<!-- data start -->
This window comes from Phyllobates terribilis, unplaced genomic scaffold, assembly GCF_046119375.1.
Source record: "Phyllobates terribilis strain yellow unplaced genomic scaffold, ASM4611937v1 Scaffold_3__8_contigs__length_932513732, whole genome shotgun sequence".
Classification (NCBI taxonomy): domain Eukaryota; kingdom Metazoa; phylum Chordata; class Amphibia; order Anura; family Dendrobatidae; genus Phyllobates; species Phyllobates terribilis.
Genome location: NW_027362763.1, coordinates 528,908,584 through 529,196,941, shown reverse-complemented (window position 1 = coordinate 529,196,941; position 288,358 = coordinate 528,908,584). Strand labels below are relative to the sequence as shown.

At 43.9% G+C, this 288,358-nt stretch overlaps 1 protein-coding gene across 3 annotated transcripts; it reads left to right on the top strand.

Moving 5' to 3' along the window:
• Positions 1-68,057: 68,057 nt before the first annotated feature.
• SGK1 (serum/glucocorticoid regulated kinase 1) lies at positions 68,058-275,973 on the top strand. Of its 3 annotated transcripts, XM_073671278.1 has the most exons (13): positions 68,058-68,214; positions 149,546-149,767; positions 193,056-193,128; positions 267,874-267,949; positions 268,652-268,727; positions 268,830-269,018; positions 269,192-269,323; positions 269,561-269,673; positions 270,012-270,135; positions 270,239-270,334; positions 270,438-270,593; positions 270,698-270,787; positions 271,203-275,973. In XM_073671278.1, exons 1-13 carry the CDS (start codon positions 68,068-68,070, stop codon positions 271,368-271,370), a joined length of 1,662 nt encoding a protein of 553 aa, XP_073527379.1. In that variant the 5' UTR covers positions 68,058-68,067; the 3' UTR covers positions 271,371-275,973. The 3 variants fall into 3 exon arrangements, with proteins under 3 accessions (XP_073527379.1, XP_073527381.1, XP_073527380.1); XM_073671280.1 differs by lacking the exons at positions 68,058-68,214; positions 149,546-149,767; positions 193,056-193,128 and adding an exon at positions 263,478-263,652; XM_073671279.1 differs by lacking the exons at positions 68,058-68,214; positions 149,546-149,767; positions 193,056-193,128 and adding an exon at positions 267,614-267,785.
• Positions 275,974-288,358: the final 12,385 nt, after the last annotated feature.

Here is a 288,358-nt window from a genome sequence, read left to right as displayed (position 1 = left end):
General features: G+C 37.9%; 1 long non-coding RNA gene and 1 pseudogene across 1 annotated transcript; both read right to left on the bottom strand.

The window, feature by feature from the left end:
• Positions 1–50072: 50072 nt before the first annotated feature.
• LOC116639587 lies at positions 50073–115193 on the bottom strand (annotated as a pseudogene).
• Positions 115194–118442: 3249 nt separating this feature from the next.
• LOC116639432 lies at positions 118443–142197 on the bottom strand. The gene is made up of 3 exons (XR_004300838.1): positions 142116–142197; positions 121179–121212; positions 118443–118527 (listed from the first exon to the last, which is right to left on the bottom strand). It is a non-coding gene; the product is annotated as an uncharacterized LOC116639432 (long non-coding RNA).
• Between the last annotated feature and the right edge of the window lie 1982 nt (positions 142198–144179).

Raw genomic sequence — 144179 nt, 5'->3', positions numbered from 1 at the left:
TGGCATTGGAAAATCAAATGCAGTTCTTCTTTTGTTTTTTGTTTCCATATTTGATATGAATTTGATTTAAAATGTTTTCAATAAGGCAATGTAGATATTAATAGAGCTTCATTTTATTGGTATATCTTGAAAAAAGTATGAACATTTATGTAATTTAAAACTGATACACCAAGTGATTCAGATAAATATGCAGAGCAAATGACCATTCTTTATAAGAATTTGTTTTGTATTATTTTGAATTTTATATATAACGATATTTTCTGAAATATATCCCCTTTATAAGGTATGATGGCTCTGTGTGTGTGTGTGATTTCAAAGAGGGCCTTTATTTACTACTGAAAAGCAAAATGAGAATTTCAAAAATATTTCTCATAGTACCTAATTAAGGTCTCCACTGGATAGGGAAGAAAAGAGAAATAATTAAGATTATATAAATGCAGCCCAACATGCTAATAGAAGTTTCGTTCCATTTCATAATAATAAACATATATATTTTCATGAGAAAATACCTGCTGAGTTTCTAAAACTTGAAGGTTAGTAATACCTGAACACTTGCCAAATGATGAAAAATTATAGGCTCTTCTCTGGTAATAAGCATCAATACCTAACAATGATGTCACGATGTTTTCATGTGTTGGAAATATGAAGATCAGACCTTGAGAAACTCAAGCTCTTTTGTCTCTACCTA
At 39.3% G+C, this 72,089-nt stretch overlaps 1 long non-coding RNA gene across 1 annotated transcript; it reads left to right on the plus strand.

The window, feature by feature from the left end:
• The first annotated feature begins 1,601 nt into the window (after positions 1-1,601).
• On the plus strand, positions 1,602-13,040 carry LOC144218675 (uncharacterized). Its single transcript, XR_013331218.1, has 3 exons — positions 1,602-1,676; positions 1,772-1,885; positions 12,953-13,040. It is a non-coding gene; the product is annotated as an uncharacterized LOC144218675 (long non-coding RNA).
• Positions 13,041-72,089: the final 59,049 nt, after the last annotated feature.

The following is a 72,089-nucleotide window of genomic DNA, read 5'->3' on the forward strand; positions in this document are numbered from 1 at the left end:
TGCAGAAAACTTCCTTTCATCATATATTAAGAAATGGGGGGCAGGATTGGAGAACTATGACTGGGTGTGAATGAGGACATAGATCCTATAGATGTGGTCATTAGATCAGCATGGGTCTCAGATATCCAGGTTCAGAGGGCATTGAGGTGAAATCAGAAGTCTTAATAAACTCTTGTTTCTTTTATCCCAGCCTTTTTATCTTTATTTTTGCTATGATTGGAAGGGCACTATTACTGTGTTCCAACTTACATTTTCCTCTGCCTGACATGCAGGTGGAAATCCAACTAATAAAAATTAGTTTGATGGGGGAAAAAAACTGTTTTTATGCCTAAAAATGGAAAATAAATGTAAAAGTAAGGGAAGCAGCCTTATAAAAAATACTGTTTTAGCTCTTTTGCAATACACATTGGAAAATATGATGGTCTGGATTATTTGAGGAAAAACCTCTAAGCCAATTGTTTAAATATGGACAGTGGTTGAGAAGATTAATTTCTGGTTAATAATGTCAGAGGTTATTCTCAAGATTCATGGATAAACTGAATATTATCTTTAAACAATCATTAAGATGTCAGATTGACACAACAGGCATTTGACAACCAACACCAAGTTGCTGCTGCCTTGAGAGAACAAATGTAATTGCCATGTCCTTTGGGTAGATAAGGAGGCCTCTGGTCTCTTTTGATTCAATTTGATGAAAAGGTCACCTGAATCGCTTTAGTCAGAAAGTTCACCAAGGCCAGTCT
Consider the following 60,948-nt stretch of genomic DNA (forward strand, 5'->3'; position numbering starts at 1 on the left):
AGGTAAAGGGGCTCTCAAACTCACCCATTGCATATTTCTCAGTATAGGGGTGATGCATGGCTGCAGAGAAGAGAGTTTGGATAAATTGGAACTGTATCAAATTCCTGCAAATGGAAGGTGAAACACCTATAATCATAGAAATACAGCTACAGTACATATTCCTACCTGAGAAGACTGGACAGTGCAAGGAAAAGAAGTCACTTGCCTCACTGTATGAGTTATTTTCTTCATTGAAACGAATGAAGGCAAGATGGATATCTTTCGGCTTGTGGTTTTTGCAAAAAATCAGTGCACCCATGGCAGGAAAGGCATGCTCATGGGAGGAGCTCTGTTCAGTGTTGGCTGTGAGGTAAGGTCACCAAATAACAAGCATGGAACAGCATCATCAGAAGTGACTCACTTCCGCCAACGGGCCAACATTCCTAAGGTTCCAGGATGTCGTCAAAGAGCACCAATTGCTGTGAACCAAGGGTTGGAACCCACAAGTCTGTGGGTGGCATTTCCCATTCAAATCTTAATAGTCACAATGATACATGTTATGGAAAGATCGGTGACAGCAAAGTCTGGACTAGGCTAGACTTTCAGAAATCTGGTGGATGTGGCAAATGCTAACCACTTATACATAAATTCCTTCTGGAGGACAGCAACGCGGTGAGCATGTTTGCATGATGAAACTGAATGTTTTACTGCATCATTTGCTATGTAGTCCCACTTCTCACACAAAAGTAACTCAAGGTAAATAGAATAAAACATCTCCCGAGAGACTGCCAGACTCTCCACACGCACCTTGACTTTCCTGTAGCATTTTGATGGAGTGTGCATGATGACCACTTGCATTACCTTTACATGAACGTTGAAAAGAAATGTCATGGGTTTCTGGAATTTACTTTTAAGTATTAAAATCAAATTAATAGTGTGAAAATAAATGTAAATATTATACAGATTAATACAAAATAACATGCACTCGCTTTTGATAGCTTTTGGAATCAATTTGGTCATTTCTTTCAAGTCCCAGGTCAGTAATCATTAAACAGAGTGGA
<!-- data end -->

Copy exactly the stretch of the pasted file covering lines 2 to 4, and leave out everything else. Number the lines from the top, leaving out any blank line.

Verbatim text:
Source record: "Phyllobates terribilis strain yellow unplaced genomic scaffold, ASM4611937v1 Scaffold_3__8_contigs__length_932513732, whole genome shotgun sequence".
Classification (NCBI taxonomy): domain Eukaryota; kingdom Metazoa; phylum Chordata; class Amphibia; order Anura; family Dendrobatidae; genus Phyllobates; species Phyllobates terribilis.
Genome location: NW_027362763.1, coordinates 528,908,584 through 529,196,941, shown reverse-complemented (window position 1 = coordinate 529,196,941; position 288,358 = coordinate 528,908,584). Strand labels below are relative to the sequence as shown.